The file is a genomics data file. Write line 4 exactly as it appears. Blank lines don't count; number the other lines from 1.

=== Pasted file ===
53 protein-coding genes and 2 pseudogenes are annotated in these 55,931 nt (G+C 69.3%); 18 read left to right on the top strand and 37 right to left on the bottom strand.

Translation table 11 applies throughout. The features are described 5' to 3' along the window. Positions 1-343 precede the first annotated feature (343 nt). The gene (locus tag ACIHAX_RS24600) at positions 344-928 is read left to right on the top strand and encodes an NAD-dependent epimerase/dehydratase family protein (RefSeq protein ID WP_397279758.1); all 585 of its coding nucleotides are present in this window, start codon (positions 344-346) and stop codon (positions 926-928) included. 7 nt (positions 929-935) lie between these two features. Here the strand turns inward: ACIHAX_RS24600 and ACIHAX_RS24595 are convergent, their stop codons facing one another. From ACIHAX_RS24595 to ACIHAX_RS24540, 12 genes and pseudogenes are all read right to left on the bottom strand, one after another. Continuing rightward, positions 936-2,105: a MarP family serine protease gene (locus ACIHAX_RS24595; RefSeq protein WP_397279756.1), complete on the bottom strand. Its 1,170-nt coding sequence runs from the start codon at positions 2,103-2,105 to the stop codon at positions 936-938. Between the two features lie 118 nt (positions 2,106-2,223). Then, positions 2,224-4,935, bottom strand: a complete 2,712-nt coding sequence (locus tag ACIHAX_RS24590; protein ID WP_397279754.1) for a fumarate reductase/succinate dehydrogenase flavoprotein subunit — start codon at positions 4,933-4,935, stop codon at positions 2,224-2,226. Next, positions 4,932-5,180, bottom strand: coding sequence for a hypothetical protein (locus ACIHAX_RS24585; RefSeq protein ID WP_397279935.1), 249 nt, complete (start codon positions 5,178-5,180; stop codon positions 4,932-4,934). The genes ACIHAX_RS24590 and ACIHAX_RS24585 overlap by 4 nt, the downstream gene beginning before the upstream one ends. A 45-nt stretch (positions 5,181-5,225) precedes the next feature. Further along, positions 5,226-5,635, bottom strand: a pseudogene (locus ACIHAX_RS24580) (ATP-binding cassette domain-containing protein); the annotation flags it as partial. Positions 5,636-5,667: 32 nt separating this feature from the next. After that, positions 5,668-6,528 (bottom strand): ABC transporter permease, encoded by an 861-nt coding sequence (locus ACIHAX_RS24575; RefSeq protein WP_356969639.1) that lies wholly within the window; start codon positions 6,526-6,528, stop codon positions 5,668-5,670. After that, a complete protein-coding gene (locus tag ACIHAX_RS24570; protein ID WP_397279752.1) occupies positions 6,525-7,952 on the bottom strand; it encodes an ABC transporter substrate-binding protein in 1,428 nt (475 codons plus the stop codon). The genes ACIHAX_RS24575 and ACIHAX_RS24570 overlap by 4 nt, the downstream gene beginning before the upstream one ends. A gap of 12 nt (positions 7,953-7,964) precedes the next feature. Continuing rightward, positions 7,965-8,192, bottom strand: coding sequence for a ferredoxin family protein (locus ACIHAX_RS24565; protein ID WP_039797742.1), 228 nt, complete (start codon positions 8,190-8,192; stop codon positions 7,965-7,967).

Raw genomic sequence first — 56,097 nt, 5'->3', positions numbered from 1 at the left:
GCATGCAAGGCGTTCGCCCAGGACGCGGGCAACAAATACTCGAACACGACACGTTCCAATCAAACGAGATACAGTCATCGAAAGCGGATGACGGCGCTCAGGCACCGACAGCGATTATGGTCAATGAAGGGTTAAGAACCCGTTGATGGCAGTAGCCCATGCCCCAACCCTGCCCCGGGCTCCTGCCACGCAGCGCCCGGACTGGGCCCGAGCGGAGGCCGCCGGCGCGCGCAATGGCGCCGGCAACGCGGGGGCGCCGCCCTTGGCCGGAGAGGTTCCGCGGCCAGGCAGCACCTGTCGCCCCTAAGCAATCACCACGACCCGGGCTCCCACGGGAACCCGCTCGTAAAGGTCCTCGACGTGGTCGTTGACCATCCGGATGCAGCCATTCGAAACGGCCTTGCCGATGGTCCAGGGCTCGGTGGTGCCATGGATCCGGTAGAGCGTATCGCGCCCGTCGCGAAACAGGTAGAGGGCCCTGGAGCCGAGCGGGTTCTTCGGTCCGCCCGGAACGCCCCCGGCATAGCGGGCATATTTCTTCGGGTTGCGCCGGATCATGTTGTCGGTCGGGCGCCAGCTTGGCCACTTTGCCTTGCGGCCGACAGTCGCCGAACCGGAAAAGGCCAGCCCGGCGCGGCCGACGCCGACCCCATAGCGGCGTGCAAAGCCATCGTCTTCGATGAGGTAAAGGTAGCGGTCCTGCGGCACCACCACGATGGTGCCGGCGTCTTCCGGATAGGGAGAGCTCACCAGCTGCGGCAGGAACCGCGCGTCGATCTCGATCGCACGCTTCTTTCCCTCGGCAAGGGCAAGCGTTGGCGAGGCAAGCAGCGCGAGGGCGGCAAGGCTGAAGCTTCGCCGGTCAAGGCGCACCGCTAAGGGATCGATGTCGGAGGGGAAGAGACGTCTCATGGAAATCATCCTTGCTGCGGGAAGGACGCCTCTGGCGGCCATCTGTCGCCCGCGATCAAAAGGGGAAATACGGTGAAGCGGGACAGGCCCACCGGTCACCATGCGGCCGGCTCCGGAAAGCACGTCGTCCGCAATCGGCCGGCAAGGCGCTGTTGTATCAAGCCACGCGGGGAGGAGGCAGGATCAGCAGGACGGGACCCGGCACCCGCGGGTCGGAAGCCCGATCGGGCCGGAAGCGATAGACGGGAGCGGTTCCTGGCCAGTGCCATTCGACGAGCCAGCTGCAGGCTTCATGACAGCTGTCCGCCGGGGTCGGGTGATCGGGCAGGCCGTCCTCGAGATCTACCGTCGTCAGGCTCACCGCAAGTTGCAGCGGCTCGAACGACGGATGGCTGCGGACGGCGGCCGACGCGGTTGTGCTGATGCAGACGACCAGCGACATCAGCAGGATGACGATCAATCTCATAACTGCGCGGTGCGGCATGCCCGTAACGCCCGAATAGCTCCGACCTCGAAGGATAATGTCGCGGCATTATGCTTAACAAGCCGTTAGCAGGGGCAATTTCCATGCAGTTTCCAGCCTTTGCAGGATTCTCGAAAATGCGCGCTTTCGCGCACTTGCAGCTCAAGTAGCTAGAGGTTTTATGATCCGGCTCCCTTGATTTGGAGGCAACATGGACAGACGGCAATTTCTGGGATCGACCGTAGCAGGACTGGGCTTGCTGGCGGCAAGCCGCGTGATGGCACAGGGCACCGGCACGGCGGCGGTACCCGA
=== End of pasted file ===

GCATGCAAGGCGTTCGCCCAGGACGCGGGCAACAAATACTCGAACACGACACGTTCCAATCAAACGAGATACAGTCATCGAAAGCGGATGACGGCGCTCAGGCACCGACAGCGATTATGGTCAATGAAGGGTTAAGAACCCGTTGATGGCAGTAGCCCATGCCCCAACCCTGCCCCGGGCTCCTGCCACGCAGCGCCCGGACTGGGCCCGAGCGGAGGCCGCCGGCGCGCGCAATGGCGCCGGCAACGCGGGGGCGCCGCCCTTGGCCGGAGAGGTTCCGCGGCCAGGCAGCACCTGTCGCCCCTAAGCAATCACCACGACCCGGGCTCCCACGGGAACCCGCTCGTAAAGGTCCTCGACGTGGTCGTTGACCATCCGGATGCAGCCATTCGAAACGGCCTTGCCGATGGTCCAGGGCTCGGTGGTGCCATGGATCCGGTAGAGCGTATCGCGCCCGTCGCGAAACAGGTAGAGGGCCCTGGAGCCGAGCGGGTTCTTCGGTCCGCCCGGAACGCCCCCGGCATAGCGGGCATATTTCTTCGGGTTGCGCCGGATCATGTTGTCGGTCGGGCGCCAGCTTGGCCACTTTGCCTTGCGGCCGACAGTCGCCGAACCGGAAAAGGCCAGCCCGGCGCGGCCGACGCCGACCCCATAGCGGCGTGCAAAGCCATCGTCTTCGATGAGGTAAAGGTAGCGGTCCTGCGGCACCACCACGATGGTGCCGGCGTCTTCCGGATAGGGAGAGCTCACCAGCTGCGGCAGGAACCGCGCGTCGATCTCGATCGCACGCTTCTTTCCCTCGGCAAGGGCAAGCGTTGGCGAGGCAAGCAGCGCGAGGGCGGCAAGGCTGAAGCTTCGCCGGTCAAGGCGCACCGCTAAGGGATCGATGTCGGAGGGGAAGAGACGTCTCATGGAAATCATCCTTGCTGCGGGAAGGACGCCTCTGGCGGCCATCTGTCGCCCGCGATCAAAAGGGGAAATACGGTGAAGCGGGACAGGCCCACCGGTCACCATGCGGCCGGCTCCGGAAAGCACGTCGTCCGCAATCGGCCGGCAAGGCGCTGTTGTATCAAGCCACGCGGGGAGGAGGCAGGATCAGCAGGACGGGACCCGGCACCCGCGGGTCGGAAGCCCGATCGGGCCGGAAGCGATAGACGGGAGCGGTTCCTGGCCAGTGCCATTCGACGAGCCAGCTGCAGGCTTCATGACAGCTGTCCGCCGGGGTCGGGTGATCGGGCAGGCCGTCCTCGAGATCTACCGTCGTCAGGCTCACCGCAAGTTGCAGCGGCTCGAACGACGGATGGCTGCGGACGGCGGCCGACGCGGTTGTGCTGATGCAGACGACCAGCGACATCAGCAGGATGACGATCAATCTCATAACTGCGCGGTGCGGCATGCCCGTAACGCCCGAATAGCTCCGACCTCGAAGGATAATGTCGCGGCATTATGCTTAACAAGCCGTTAGCAGGGGCAATTTCCATGCAGTTTCCAGCCTTTGCAGGATTCTCGAAAATGCGCGCTTTCGCGCACTTGCAGCTCAAGTAGCTAGAGGTTTTATGATCCGGCTCCCTTGATTTGGAGGCAACATGGACAGACGGCAATTTCTGGGATCGACCGTAGCAGGACTGGGCTTGCTGGCGGCAAGCCGCGTGATGGCACAGGGCACCGGCACGGCGGCGGTACCCGA